“I have found throughout my life — and it well be by me — that I am taken very literally, and I don’t know if I mean anything literally,” Penn said Friday at the RSA cyber-security conference in San Francisco (via Mashable).
“What I really meant by failed was to get them to say, ‘Oh, it failed,’ and to keep talking about it,” Penn said. “I sit back at home and I watch them talk about the drug war every f—ing day. It was a very good failure.”
The actor, who set the Internet ablaze after his controversial interview with the drug lord, said he considered his article a failure because it failed to ignite a bigger discussion about the War on Drugs, during an interview with Charlie Rose on “60 Minutes.”
But the actor didn’t fault himself — he said mainstream media failed to see what the article was truly about.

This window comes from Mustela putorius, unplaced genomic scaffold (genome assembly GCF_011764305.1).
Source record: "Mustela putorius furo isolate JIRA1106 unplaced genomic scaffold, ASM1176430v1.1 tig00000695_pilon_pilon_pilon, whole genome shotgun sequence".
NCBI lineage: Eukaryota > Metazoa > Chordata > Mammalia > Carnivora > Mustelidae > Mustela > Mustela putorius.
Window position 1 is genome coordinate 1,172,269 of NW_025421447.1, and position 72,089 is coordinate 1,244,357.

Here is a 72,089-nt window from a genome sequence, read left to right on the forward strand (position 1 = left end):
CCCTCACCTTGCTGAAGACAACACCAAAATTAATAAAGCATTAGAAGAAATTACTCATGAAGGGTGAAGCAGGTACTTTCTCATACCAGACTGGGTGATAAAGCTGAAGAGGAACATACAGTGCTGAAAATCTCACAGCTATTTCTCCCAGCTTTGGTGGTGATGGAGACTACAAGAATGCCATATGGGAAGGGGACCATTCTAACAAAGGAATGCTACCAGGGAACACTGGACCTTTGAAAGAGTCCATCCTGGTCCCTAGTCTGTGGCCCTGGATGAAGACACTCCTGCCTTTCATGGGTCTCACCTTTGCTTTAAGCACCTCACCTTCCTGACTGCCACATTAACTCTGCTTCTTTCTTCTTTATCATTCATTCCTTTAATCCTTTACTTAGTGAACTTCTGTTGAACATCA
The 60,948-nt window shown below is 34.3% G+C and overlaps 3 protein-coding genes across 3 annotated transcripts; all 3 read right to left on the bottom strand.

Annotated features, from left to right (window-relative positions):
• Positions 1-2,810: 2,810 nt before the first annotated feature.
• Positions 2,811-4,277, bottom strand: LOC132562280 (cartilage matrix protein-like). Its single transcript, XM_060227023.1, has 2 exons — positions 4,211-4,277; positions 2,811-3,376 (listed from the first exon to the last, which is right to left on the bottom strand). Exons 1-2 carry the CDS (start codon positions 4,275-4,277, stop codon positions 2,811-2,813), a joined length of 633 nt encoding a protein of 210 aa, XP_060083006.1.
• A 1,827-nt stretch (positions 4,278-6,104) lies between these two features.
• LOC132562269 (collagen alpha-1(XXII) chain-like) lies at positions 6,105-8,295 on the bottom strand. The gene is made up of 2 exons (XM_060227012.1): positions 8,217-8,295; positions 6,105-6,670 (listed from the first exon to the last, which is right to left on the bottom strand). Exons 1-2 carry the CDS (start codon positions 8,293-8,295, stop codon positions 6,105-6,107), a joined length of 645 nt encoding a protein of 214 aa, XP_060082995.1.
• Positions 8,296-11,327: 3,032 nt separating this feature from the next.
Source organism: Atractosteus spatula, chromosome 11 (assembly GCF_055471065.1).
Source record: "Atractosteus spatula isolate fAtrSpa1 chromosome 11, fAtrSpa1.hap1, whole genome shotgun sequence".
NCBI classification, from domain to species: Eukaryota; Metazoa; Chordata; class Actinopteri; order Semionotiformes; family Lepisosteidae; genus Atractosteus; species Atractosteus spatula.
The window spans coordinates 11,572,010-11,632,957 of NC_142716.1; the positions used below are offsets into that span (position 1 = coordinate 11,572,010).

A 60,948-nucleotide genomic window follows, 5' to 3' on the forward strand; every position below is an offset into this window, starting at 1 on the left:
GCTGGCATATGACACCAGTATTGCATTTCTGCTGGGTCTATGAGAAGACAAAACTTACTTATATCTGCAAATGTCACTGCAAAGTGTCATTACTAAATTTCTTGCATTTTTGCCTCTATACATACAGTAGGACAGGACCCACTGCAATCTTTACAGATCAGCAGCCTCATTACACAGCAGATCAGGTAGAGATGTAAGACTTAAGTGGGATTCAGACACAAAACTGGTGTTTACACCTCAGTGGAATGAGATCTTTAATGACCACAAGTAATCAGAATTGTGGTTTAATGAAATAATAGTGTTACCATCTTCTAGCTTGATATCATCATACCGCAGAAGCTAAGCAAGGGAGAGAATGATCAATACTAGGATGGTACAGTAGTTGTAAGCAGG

While he said the media’s failure worked to his good, he did not hold off from criticizing the industry. He said the 24-hour news cycle is separating viewers from the truth and destroying journalism. As a writer himself, Penn saw the El Chapo interview as an opportunity to bring his frustrations to the forefront.
“I had felt very strongly that we were repeating in this War on Drugs the mistakes of the Prohibition era, that we were, in my view, complicit in all that comes with them,” Penn said. “And as somebody who writes, I was interested in what would happen between that interaction and my pen. So that was it.”